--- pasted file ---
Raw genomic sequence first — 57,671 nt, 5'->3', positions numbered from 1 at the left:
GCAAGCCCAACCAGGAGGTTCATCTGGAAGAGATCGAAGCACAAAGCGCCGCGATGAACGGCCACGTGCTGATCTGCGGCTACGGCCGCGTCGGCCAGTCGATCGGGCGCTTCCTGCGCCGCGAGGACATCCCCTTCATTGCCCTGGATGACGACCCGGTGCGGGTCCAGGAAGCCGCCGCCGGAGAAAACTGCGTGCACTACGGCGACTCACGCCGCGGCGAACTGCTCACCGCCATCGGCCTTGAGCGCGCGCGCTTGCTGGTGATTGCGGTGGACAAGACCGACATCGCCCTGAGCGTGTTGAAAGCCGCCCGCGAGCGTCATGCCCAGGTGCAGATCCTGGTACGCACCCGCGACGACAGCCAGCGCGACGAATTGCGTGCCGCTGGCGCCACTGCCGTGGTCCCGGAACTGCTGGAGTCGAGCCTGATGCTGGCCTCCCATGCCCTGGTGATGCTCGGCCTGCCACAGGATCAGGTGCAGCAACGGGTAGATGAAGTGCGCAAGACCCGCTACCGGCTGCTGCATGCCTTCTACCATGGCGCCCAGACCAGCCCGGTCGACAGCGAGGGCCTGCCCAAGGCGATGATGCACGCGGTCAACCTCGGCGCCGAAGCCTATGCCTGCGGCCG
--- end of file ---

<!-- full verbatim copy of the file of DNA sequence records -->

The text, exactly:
Raw genomic sequence first — 57,671 nt, 5'->3', positions numbered from 1 at the left:
GCAAGCCCAACCAGGAGGTTCATCTGGAAGAGATCGAAGCACAAAGCGCCGCGATGAACGGCCACGTGCTGATCTGCGGCTACGGCCGCGTCGGCCAGTCGATCGGGCGCTTCCTGCGCCGCGAGGACATCCCCTTCATTGCCCTGGATGACGACCCGGTGCGGGTCCAGGAAGCCGCCGCCGGAGAAAACTGCGTGCACTACGGCGACTCACGCCGCGGCGAACTGCTCACCGCCATCGGCCTTGAGCGCGCGCGCTTGCTGGTGATTGCGGTGGACAAGACCGACATCGCCCTGAGCGTGTTGAAAGCCGCCCGCGAGCGTCATGCCCAGGTGCAGATCCTGGTACGCACCCGCGACGACAGCCAGCGCGACGAATTGCGTGCCGCTGGCGCCACTGCCGTGGTCCCGGAACTGCTGGAGTCGAGCCTGATGCTGGCCTCCCATGCCCTGGTGATGCTCGGCCTGCCACAGGATCAGGTGCAGCAACGGGTAGATGAAGTGCGCAAGACCCGCTACCGGCTGCTGCATGCCTTCTACCATGGCGCCCAGACCAGCCCGGTCGACAGCGAGGGCCTGCCCAAGGCGATGATGCACGCGGTCAACCTCGGCGCCGAAGCCTATGCCTGCGGCCG